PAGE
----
While I wholeheartedly support, endorse, approve, and praise arguments extolling the virtues of interoperability, I unequivocally renounce, oppose, and reject arguments that attempt to weaken the meaning of “open.” Unfortunately, the article seems to be as much an attempt to redefine open (by equating it with interoperability) as it is an attempt to argue for interoperability. While I think this is more accidental than malicious, as I’ll explain below, the article needs a clear response.

Several paragraphs into the article we read, “There’s some debate about just what we mean by ‘open’ in the context of education.” I want to briefly demonstrate that there is in fact incredibly strong consensus about what we mean by “open” in the education context, and then explain why a small amount of debate remains in spite of this overwhelming consensus.

The Smallest Possible Review of “Open” in Education

The idea of “open” intersects with education and educational technology in many places – open content, open educational resources, open access, open data, open knowledge, open source, and open standards. Let’s take a quick tour of what open means in each specific setting.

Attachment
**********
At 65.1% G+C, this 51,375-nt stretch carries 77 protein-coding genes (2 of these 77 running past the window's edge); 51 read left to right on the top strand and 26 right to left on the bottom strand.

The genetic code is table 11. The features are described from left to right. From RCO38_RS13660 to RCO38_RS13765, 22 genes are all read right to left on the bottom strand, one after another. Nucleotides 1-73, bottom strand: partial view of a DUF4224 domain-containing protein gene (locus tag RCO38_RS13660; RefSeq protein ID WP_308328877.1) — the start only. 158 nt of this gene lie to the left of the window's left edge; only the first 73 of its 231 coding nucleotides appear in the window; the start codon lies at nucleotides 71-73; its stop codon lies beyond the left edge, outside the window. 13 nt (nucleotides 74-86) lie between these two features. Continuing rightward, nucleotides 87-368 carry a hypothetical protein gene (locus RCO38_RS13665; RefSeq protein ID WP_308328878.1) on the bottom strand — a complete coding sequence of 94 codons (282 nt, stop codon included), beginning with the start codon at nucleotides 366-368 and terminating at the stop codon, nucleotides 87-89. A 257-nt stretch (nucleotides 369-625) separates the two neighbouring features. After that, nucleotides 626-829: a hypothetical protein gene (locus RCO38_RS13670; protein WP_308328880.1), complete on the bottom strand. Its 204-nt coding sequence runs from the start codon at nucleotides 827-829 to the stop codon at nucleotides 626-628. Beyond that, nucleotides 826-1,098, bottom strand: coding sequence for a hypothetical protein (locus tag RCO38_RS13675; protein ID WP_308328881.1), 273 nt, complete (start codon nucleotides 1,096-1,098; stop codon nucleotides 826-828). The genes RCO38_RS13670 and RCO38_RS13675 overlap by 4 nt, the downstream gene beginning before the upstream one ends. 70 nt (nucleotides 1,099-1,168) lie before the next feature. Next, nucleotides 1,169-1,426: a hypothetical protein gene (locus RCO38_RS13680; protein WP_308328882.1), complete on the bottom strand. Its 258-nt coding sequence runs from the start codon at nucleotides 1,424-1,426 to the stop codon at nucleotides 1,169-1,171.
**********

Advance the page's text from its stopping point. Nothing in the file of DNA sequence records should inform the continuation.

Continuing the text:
Open Content
Defining the “Open” in Open Content here on opencontent.org states:

The term “open content” describes any copyrightable work (traditionally excluding software, which is described by other terms like “open source”) that is licensed in a manner that provides users with free and perpetual permission to engage in the 5R activities:

  • Retain – the right to make, own, and control copies of the content (e.g., download, duplicate, store, and manage)
  • Reuse – the right to use the content in a wide range of ways (e.g., in a class, in a study group, on a website, in a video)
  • Revise – the right to adapt, adjust, modify, or alter the content itself (e.g., translate the content into another language)
  • Remix – the right to combine the original or revised content with other open content to create something new (e.g., incorporate the content into a mashup)